Your MSR Pocket Rocket is a good stove for this trip. I generally plan on one 8-oz. (net weight) canister lasting four days–or three dinners and three breakfasts–for two people, as long as you’re not cooking dinners that take an inordinate amount of time. A fuel-saving trick I use is to bring fast-cooking foods like a couscous mix (boil the water, throw in the mix, turn off the stove and wait), or instant soups (like Ramen) that you can toss into boiling water and then turn off the stove and let them “cook” for a few minutes in the hot water with the stove off. I’m also careful to ensure that the stove is turned off unless something’s on it (even for a few seconds).
The one gear item I would also mention is that I always backpack with trekking poles, especially on rough trails like in the Whites.
You’ll do well if you can keep your total pack weight under 30 lbs. on a 10-day trip. I assume you’ll try to resupply instead of starting out with 10 days worth of food. I weigh everything I put in my pack, including food (keeping it to two pounds or less a day), and I don’t carry more water than I anticipate needing before my next certain water source. You should often be able to get by carrying 1-2 liters of water. Guzzle water at sources so you need to carry less. You’ll find other tips on packing lighter in this post about ultralight backpacking and this Ask Me post.
Good luck. I’d love to hear how it goes.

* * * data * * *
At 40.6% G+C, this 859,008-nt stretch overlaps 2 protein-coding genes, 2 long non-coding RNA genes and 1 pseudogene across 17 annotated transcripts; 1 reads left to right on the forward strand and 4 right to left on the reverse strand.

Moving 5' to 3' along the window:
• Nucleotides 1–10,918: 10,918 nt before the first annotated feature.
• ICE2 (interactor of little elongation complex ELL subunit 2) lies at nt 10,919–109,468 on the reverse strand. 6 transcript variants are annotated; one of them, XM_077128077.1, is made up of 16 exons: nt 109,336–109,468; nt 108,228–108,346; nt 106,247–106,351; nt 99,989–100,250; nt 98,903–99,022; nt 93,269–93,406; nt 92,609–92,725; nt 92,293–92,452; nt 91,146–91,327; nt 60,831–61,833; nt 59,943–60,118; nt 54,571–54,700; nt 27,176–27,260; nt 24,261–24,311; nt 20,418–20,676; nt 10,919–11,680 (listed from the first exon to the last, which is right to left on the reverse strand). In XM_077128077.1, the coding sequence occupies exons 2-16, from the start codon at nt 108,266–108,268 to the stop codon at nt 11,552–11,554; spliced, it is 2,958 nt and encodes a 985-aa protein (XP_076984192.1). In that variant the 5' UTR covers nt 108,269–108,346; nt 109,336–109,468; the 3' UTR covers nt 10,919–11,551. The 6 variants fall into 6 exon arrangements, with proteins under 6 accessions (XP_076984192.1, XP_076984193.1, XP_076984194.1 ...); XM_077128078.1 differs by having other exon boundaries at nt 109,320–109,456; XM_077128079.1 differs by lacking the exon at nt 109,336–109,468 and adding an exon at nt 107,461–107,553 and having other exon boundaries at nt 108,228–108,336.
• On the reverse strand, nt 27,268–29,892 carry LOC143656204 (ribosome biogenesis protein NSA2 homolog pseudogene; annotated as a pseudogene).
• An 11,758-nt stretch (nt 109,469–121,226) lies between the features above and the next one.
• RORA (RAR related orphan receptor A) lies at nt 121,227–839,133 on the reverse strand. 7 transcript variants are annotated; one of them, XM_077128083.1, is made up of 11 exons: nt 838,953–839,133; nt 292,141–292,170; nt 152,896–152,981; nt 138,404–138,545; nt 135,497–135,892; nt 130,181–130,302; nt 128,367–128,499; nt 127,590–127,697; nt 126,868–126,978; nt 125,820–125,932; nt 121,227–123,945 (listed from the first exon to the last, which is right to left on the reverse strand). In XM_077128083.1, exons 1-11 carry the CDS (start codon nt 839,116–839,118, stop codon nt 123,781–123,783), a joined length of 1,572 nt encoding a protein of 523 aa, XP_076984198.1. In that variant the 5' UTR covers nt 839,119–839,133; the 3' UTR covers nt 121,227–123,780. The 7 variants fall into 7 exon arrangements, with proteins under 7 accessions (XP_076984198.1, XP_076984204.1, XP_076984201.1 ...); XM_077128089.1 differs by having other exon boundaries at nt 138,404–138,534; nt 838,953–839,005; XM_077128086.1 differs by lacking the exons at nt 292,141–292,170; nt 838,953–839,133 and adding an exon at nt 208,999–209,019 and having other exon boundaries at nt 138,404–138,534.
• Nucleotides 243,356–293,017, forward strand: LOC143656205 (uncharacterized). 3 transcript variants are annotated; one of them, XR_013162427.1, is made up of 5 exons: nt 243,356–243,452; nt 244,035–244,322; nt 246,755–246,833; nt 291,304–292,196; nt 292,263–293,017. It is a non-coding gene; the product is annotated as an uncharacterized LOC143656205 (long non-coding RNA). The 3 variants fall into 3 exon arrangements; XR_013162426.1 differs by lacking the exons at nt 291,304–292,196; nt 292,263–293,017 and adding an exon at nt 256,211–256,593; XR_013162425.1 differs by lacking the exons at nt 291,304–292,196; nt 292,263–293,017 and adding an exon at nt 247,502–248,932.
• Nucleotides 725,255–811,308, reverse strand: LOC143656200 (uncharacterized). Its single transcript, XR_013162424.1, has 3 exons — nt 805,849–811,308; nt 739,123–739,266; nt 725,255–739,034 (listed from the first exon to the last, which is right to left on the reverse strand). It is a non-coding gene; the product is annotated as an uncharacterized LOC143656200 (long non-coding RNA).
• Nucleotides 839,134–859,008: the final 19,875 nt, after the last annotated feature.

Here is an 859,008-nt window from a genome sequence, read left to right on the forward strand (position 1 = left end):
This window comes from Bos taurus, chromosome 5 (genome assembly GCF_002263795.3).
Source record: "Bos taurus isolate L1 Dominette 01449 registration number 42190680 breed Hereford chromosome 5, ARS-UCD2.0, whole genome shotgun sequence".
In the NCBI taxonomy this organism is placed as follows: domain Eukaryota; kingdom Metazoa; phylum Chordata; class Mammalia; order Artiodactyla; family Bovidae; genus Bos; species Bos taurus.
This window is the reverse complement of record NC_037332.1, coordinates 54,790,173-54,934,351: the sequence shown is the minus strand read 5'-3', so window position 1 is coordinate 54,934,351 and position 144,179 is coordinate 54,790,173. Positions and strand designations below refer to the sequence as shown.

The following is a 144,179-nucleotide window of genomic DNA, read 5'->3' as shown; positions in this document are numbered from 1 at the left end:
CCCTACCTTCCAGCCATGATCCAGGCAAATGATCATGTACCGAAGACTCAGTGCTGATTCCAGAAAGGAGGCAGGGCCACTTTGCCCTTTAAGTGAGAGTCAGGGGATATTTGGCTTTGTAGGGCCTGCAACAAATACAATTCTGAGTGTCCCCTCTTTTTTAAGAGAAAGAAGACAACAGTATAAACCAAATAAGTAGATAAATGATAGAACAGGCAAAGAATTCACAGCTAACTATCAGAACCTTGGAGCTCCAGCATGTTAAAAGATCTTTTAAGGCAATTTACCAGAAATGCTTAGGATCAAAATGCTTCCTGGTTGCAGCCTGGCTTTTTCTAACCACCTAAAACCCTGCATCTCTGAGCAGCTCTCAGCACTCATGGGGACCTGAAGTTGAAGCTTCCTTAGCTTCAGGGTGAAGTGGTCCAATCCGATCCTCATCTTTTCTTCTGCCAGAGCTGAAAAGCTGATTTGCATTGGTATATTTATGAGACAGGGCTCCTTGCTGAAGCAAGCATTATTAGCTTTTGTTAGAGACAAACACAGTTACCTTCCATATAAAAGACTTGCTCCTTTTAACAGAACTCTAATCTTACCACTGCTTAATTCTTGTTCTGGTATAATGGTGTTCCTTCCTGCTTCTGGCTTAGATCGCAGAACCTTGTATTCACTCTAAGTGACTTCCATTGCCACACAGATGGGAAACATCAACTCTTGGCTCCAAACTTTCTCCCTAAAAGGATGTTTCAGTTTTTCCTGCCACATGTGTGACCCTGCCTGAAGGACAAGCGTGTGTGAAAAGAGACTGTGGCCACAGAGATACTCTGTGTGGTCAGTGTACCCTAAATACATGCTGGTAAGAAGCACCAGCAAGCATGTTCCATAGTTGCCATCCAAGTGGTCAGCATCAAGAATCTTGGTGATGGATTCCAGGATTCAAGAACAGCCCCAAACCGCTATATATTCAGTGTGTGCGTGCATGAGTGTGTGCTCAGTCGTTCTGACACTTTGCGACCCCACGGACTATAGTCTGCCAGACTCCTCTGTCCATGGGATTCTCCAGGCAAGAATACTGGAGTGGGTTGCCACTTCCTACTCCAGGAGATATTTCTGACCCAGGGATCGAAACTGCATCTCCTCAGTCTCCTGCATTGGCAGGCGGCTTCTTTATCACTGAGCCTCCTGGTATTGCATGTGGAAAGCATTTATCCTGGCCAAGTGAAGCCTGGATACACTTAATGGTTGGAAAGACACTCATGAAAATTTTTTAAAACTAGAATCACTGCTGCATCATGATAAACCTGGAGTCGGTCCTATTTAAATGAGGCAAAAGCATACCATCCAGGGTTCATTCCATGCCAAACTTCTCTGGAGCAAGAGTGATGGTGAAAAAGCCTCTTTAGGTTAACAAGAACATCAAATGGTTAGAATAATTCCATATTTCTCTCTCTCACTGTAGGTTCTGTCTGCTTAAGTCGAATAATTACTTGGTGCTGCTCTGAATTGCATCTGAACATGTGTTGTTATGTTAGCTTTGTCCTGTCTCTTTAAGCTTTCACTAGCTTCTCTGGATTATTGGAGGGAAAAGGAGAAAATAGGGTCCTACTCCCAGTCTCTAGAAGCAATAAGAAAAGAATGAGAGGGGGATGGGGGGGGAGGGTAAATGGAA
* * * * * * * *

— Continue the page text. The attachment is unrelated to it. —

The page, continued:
Do you like The Big Outside? I’m Michael Lanza, the creator of The Big Outside, recognized as a top outdoors blog by a USA Today Readers Choice poll and others. Subscribe for updates about new stories and free gear giveaways by entering your email address in the box at the bottom of this story, at the top of the left sidebar, or on my About page, and follow my adventures on Facebook and Twitter.
This blog and website is my full-time job and I rely on the support of readers. If you like what you see here, please help me continue producing The Big Outside by making a donation using the Support button at the top of the left sidebar or below. Thank you for your support.
Thank you for all the fabulous information!! So the one thing that caught my eye was your comment: “I assume you’ll try to resupply instead of starting out with 10 days worth of food.” What are our options for resupplying? Without making Tom come and meet on on a road intersection and give us food (somehow this seems like cheating…) Any other options along the way? I haven’t had much time to research this yet. I’m assuming there won’t be many post offices we can mail ourselves boxes. Thanks again!!